Tanzania`s first electric train to commence operation in July

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Tanzania is set to test its first, maiden, cheaper and very superior own funded electric train. The train is tipped to be one of Africa`s high speed trains with projected speeds of up to 160 mph.

Speaking at a historic event to launch the flash butt welding of the Standard Gauge Railway (SGR) exercise that took place at Soga in Coastal region outside Dar es Salaam, the Minister for Works, Transport and Communications, Eng. Isaac Kamwele said first trials for speedy electric train will be conducted in July this year to cover a section of the SGR.

The first 300 kilometers phase running from Dar es Salaam to Morogoro with 6 stations in between will commence its operations in December this year. This will be three passenger trains in phase one at the starting point that will be taking daily round trips between the two cities. Each passenger train is capable of making 9 to 12 trips a day or even more.

The train will use concrete sleepers which improve durability and give the railway network capacity to carry up to 35 tonnes per axle loads. The rails can survive up to 40 years before any major repairs while the train bridge can survive up to 100 years. The Tanzania SGR will have a speed capacity of 160Km/h in comparison to other SGR’s such as Kenya and South Africa that can move up to 120Km/h.

So far, over 26,000 employment opportunities have been created by the Tshs.4.3 trillion ($1.9 billion) project and more job opportunities will be created in the second phase and subsequent ones and once the stations become fully operational.

The first railway lines in Tanganyika, known at the time as German East Africa, were built soon after the first tramway in Zanzibar.

In 1891, the Eisenbahngesellschaft für Deutsch-Ostafrika (English: Railway Company for German East Africa) was established, with the goal of building a railway from Tanga in Tanganyika to the hinterland. For that, and subsequent, main lines in the German colony, the gauge selected was 1,000 mm (3 feet 3 inches) meter gauge. In addition, light railways were developed for individual Tanganyikan sisal plantations in narrower gauges, usually 600 mm (1 foot 11 inches) gauge.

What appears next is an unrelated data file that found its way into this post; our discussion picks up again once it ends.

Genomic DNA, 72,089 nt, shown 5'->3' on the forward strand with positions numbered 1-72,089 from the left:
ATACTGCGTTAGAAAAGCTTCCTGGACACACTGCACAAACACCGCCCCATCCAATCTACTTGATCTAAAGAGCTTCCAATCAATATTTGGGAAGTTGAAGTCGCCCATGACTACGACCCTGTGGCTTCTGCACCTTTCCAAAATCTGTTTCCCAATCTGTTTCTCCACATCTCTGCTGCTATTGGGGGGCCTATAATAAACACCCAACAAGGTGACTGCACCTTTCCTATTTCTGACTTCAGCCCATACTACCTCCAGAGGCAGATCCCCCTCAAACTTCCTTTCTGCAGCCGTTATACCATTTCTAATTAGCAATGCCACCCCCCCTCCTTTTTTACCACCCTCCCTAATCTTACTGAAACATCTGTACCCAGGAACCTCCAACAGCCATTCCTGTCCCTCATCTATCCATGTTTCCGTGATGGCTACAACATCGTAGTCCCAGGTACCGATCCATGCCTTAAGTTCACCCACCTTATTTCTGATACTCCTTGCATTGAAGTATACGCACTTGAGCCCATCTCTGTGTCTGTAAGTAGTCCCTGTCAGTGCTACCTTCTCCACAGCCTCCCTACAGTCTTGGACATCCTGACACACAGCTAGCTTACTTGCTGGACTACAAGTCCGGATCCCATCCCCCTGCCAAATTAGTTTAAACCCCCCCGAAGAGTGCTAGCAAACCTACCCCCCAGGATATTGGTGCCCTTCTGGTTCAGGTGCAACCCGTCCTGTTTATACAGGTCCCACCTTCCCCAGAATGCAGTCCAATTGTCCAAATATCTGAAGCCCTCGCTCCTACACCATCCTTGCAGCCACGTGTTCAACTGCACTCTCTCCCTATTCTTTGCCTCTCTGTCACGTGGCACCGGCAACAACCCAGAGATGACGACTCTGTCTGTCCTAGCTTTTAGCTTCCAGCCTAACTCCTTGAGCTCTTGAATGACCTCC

The construction of the Usambara Railway, from Tanga to the hinterland, began in 1893. However, the company building that railway went into bankruptcy after two years. At that stage, only 40 km (25 miles) of track had been completed, as far as Korogwe. The treasury of the colony then took over the project in 1899. Four years later, in 1903, it issued an Order for further construction. Subsequently, there were other attempts to operate the railway on an economically and juristically stable footing.

In 1904, the smaller railways received a boost. Meanwhile, in Germany, the Sigi-isenbahngesellschaft (English: Sigi Railway Company) was established, with the objective of constructing one of the narrow gauge railways branching off the Usambara Railway, the Sigi-Bahn, in 750 mm (2 ft 5.5 inches) gauge. The same year, 1904, the Ostafrikanische Eisenbahngesellschaft (English: East African Railway Company) (OAEG) was formed to promote a railway from Dar es Salaam in the direction of Lake Tanganyika, the Zentralbahn (English: Central Line). Kigoma was reached on 2nd February 1914, on the eve of World War I. Later in 1914, work began on the Ruandabahn, a line from Tabora in the territory that was later to become Rwanda. This project was thwarted by the outbreak of World War I.

Currently, the Ethio-Djibouti standard gauge railway project is the first trans-boundary and longest electrified railway in Africa.

Also read:Tanzania seeks $1.2 billion financial support for SGR’s second phase

 

 

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